The New Orleans Guide


No city in the states has the same fascinating sense of time and place as New Orleans—and no city can lay claim to introducing the world to Creole cooking, jazz, and of course, Mardi Gras. In the aftermath of Katrina New Orleans is once again flourishing—we went South to put down as many beignets as possible. (Want more recs? Michael Stipe did a great guide for us a few years ago.)


3637 Magazine St., Uptown | 504.895.1636

Lilette has been dominating Best-Of lists from the day chef and owner John Harris opened its doors on Magazine Street back in 2001 (no small feat in a town flush with French eateries). What sets this fun-by-day, romantic-by-night spot apart is its expertly curated menu: While some dishes (bouillabaisse, duck confit) have held pride of place for years, new items are regularly introduced to accommodate seasonal ingredients and keep regulars on their toes. What’s more, the dimly-lit, wine-colored dining room is considered by many to be Uptown’s prettiest.

Le Petite Grocery

4238 Magazine St., Uptown | 504.891.3377

Calling a beautiful, historic building home since 2004 (it housed a fine grocery store for decades), this restaurant/bar hybrid is all about putting an unexpected spin on traditional New Orleans fare. This means that rather than rely on the familiarity of French cuisine, executive chef—and since 2010, also owner—Justin Devillier is willing to take some risks (blue crab beignets and turtle bolognese are solid examples). The dining area is actually quite sprawling, but thanks to strategically placed curtains it feels cozy and intimate.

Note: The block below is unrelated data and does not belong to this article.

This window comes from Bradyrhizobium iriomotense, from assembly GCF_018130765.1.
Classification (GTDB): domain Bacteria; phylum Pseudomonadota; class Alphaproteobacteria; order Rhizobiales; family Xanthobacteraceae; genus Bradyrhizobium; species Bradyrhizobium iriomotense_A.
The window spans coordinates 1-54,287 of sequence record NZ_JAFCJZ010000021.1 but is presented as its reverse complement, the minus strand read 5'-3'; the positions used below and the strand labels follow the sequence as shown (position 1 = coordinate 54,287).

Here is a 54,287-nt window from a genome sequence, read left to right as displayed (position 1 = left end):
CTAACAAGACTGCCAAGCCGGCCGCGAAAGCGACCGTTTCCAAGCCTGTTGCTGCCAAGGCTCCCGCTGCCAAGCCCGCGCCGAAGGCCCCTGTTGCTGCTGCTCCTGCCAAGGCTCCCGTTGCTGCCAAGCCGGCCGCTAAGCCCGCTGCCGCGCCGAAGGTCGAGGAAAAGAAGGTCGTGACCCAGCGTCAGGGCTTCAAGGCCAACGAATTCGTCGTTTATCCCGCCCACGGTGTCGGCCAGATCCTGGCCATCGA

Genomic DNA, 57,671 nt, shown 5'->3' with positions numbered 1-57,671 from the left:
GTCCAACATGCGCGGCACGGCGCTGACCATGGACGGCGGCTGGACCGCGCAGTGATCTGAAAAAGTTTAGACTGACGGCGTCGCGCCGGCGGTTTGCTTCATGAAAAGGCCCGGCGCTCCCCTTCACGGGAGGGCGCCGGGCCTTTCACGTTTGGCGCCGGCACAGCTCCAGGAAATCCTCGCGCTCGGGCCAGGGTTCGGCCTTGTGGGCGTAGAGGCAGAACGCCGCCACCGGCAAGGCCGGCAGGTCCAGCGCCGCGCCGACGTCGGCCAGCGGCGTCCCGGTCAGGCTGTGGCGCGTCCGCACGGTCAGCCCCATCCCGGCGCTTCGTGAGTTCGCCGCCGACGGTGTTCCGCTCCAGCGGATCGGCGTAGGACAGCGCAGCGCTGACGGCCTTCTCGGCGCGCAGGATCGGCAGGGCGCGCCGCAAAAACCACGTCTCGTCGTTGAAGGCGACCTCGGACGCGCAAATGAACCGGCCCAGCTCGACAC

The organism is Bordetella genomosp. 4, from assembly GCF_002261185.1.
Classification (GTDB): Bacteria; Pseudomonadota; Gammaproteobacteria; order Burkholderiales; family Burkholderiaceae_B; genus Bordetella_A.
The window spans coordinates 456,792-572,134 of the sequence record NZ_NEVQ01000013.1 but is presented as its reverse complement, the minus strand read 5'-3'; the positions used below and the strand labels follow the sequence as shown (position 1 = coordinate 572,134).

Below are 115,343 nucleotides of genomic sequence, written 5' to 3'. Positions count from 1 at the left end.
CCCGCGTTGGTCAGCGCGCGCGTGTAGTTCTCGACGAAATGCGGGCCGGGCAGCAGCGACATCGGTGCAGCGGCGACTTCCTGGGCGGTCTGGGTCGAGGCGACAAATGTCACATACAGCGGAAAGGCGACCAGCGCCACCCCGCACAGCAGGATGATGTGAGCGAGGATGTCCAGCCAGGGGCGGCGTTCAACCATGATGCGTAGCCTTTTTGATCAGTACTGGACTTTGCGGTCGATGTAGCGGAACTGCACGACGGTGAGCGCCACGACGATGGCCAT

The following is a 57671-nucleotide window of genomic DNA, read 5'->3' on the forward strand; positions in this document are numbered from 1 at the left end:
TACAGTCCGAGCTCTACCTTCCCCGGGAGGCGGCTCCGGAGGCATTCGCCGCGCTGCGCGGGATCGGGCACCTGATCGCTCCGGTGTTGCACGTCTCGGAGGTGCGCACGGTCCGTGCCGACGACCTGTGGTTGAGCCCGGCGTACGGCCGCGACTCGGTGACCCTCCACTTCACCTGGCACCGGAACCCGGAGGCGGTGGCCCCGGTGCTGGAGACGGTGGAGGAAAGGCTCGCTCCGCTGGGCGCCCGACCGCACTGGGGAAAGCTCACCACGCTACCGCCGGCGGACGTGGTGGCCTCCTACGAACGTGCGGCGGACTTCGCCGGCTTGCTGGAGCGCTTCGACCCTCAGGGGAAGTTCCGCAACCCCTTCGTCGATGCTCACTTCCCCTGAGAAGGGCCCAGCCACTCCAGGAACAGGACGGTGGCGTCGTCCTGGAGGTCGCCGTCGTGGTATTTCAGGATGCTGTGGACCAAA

640 Carondelet St., French Quarter | 504.459.4449

Named after the first French settlement on the Mississippi river and situated in a 19th century Creole townhouse (exposed brick walls, cast iron chandeliers, and wood flooring are relics from its past life), heritage is an essential part of what makes Balise—Justin Devillier’s second project after Le Petite Grocery—so special. The focus here is on exploring New Orleans’ port city past, so expect lots of fish dishes, like fried flounder, roasted grouper, and shrimp and sweet potato soup.

Commander’s Palace

1403 Washington Ave., Garden District | 504.899.8221

Sprawled out on a residential block in the Garden District—across from one of the city's coolest old cemeteries—Commander’s Palace is first and foremost a vision of Victorian architecture. Inside, the foyer is finished with embroidered toile panels by artist Richard Saja, and the main dining room is decked out to the nines is hand-painted wallpaper and starched linens; business attire is encouraged. The “Haute Creole” menu, which in the past has been curated by Emeril Lagasse and Jamie Shannon, abides by current chef Tory McPhail’s strict "dirt to plate within 100 miles" policy. On weekends, the jazz brunch is the stuff of legend. Get the Cochon de Lait eggs Benedict. There is a dress code.


4137 U.S. Highway 90 W., Westwego | 504.436.8950

This family-run institution was Bruce Paltrow’s favorite. Years later, it’s still the best Italian-meets-Creole meal one can ask for—well worth the 30 minute drive from the city. Much like its white clapboard exterior, the two-room dining area is totally no-frills and a bit bric-a-brac (the servingware doesn't necessarily match), but the menu, though fairly concise, is full of elaborate dishes like the famous Chicken a la Grande, Spaghetti Bordelaise, and homemade pineapple fluff—all of which are served family style.

Drago’s at the Hilton Hotel

2 Poydras St., Warehouse District | 504.584.3911